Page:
This week, the White House is dealing with a major crisis, one full of drama, suspense and finger-pointing between two rival parties.
…You thought I was talking about the sequester, right?
The headline that nearly overshadowed the sequester, $85 billion in spending cuts that go into effect today, is the testy e-mail exchange between Bob Woodward, veteran Washington Post journalist (he helped to break Watergate), and Gene Sperling, head of the White House Economic Council.
In a nutshell: Woodward has accused the White House of ‘moving the goal posts’ by asking for more revenue to avoid the sequester. Woodward claims that Sperling told him he would ‘regret‘ saying such things.
Did Sperling threaten Woodward? Is Woodward overreacting at the word ‘regret’? Is the entire episode a big misunderstanding?
What we have here is a failure to communicate…via email. The men could have avoided the entire dust-up if they followed this one rule.
On email, always be specific.
Email, in its most rudimentary definition, is manual labor. It takes time, focus and energy to put words on the screen. When a single message becomes a long thread, we tend to let formalities slide. Capitalization goes away, sentences lose their shape and the conversation degrades into hastily-written phrases.
For the sake of convenience, the strategy works perfectly. Except, of course, when we’re misunderstood a la Woodward and Sperling.
It’s a mistake to assume the other person will read between the lines and figure out what we mean. That’s a big-time gamble, especially when writing to clients, a boss or Woodward, whose investigative work led to the downfall of President Nixon.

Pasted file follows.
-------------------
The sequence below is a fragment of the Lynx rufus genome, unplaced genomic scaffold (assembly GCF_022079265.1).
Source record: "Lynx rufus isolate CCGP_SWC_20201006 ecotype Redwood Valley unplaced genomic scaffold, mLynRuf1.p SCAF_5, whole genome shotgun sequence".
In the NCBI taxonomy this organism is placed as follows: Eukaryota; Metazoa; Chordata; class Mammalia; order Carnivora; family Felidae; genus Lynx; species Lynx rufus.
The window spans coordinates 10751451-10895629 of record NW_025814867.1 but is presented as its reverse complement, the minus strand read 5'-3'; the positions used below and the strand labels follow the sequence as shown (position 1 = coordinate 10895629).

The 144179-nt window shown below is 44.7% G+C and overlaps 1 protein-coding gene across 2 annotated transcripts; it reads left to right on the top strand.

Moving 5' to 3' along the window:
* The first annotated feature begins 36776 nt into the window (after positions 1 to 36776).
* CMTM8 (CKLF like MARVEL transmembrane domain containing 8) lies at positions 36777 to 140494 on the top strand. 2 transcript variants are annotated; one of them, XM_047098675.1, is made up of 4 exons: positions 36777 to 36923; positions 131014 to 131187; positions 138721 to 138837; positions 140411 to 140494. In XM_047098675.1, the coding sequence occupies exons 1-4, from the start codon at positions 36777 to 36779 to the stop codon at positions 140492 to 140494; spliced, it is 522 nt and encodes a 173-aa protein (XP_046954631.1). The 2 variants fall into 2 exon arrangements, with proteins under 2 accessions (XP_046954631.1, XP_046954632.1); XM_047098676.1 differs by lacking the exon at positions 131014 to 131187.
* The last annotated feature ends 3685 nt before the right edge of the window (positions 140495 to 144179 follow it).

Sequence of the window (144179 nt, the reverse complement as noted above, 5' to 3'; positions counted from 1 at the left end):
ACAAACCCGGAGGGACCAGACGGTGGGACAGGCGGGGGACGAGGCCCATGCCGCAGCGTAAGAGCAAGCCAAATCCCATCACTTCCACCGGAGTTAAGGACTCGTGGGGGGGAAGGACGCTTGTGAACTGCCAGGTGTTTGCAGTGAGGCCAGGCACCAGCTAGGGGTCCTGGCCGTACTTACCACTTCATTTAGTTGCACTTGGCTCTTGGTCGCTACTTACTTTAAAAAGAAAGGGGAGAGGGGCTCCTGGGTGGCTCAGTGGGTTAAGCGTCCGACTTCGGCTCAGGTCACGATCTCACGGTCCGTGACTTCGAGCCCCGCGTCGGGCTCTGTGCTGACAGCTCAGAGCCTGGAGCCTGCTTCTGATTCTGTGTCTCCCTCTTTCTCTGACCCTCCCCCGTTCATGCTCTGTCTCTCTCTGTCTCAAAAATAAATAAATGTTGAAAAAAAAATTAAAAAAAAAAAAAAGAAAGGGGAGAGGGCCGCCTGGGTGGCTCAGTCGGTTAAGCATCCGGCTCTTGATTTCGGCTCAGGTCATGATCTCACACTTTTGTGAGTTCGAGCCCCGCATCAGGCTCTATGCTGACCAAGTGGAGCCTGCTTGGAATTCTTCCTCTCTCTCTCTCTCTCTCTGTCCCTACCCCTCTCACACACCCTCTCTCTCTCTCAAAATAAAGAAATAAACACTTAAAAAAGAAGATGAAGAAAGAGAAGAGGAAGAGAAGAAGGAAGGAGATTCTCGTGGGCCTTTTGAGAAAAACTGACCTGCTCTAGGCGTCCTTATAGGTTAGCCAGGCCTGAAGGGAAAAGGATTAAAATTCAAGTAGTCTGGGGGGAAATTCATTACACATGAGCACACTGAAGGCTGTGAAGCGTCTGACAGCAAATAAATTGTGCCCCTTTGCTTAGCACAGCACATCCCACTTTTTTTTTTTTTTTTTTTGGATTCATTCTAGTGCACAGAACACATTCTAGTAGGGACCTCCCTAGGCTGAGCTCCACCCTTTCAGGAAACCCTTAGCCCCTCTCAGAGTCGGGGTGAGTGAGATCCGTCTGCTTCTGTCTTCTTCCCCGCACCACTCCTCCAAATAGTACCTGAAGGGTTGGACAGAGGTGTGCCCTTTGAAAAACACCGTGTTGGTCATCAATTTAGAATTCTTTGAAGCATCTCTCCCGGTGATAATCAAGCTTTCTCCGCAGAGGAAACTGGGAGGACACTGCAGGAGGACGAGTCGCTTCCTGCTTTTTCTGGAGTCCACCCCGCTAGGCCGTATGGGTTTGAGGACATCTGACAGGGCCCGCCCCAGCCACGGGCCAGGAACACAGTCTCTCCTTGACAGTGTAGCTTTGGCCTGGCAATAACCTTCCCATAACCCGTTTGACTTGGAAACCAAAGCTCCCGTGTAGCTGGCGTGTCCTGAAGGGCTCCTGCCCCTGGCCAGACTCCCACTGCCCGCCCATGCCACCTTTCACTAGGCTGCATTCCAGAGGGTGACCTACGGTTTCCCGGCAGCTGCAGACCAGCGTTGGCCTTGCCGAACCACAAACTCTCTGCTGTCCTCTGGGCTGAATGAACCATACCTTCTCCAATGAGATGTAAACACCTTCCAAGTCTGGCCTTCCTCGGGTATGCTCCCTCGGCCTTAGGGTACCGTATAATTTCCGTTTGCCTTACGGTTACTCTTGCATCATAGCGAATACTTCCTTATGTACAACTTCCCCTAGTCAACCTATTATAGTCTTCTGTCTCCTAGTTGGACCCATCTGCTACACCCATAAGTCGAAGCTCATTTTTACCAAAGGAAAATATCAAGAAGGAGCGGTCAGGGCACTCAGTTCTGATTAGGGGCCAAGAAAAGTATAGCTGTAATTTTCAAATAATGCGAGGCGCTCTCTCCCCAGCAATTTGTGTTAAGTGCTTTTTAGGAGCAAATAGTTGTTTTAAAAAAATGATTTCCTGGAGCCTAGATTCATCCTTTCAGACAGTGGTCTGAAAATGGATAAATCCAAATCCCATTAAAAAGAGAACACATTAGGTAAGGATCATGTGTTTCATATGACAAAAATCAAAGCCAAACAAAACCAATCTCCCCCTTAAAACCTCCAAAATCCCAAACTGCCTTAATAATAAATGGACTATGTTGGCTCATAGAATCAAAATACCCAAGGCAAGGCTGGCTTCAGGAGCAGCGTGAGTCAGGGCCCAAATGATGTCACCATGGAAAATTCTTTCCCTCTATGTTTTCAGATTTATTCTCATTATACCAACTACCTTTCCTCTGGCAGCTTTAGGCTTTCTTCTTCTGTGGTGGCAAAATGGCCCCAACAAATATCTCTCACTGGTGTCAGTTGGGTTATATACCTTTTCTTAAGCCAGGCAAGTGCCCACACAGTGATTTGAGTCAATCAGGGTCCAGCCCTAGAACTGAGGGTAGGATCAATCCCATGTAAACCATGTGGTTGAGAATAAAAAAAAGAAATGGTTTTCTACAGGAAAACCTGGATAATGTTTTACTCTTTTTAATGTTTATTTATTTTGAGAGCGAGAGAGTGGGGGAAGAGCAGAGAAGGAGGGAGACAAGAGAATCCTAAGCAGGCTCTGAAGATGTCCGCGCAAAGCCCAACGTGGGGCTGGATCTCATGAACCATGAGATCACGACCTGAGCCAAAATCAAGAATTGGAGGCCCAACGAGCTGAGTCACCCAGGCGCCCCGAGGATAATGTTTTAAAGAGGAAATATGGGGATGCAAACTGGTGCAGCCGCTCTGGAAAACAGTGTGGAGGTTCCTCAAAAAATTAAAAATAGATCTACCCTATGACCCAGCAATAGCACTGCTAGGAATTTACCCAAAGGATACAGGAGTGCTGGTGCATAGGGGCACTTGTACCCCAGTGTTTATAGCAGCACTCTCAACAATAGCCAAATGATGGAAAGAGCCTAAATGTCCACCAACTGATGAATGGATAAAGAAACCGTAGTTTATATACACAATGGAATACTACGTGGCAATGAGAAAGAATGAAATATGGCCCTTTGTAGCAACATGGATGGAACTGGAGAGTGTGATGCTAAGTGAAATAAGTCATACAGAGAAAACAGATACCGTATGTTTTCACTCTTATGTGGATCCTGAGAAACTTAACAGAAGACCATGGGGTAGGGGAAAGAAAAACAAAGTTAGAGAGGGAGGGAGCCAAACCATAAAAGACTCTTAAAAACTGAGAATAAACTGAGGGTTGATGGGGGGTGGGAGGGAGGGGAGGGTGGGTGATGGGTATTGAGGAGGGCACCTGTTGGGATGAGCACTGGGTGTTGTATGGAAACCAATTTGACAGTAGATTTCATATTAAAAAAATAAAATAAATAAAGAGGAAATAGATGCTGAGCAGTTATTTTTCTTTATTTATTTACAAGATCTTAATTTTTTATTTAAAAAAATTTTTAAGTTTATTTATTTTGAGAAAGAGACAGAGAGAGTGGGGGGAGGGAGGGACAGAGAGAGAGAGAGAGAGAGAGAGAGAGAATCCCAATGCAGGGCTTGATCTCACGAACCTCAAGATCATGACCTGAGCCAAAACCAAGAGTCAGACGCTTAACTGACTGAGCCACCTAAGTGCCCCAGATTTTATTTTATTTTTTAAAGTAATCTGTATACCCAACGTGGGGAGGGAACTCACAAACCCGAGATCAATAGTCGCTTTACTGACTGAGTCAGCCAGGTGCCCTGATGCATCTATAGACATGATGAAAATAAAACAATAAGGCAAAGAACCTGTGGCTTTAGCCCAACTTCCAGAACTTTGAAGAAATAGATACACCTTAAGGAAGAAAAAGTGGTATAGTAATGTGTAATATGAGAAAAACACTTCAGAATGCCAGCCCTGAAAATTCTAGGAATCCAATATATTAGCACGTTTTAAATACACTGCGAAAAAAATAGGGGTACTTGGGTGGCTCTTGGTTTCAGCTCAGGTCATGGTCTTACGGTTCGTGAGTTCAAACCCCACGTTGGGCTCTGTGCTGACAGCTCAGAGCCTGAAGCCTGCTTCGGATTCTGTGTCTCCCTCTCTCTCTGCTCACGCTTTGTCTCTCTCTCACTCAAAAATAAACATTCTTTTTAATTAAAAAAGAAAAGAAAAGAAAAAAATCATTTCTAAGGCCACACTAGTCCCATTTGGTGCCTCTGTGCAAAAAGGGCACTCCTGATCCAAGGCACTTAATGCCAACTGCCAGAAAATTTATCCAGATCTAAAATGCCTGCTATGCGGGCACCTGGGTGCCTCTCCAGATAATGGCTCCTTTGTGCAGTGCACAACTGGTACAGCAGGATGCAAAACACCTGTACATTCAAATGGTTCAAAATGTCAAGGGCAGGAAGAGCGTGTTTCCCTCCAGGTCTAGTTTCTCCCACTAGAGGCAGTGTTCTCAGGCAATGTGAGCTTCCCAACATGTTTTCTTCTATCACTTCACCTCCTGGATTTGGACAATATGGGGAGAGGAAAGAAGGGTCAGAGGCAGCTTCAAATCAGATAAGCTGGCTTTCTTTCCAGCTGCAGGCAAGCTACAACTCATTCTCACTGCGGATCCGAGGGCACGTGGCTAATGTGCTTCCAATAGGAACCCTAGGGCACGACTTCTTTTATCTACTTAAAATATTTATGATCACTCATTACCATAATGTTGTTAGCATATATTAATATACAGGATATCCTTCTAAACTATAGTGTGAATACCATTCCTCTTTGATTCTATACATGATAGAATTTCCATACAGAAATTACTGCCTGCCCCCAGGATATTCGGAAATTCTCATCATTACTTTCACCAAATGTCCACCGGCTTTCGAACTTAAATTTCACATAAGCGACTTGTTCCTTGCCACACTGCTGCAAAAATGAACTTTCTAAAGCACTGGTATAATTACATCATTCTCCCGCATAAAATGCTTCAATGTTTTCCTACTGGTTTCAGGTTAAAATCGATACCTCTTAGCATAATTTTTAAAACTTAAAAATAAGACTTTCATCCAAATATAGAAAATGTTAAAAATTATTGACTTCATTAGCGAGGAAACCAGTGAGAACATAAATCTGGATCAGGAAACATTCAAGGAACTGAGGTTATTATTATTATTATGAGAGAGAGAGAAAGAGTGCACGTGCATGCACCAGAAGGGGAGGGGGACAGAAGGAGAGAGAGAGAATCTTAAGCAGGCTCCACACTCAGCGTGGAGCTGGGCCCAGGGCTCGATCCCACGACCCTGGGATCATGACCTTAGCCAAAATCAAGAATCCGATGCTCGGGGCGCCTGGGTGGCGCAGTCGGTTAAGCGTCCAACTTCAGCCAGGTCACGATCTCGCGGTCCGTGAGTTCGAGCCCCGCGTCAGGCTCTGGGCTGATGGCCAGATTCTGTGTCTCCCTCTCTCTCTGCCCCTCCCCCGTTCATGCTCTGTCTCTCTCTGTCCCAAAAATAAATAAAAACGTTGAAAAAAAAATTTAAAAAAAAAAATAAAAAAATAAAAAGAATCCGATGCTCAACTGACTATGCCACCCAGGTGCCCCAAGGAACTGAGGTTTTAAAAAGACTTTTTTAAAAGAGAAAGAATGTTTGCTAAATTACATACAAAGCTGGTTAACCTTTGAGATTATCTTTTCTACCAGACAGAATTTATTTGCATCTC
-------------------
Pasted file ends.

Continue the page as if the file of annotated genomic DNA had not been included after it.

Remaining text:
Unlike the sequester and our interminable budget crisis (The Onion pretty much nails it here), email communucation has an easy fix: explain yourself whenever necessary.
– Before you drop an abbreviation or work-related term on someone unfamiliar, put the full definition in parenthesis.
– If you mention a name or several names that the reader may not know, give a quick description with important information (i.e. their job titles, how you and the reader know these people)
– Anticipate the reader’s questions. If you mention that you’re making strides on a project, then explain in detail what you’ve done. Otherwise, the person is going to respond with ‘Great. So what have you accomplished thus far’?
– Review emails before you hit ‘send.’ One word that’s can throw someone off. See what I mean?
– Give all relevant dates and times. Otherwise, people get confused about the course of events.
- Lastly, if you threaten someone, explain what the hell you mean.
With stronger email communication, the Woodward-Sperling tiff would have never taken place. That’s a shame, too, because last I checked our country just lost $85 billion.
A war of words should be the least of our problems.
What are some of your biggest pet peeves with email communication?
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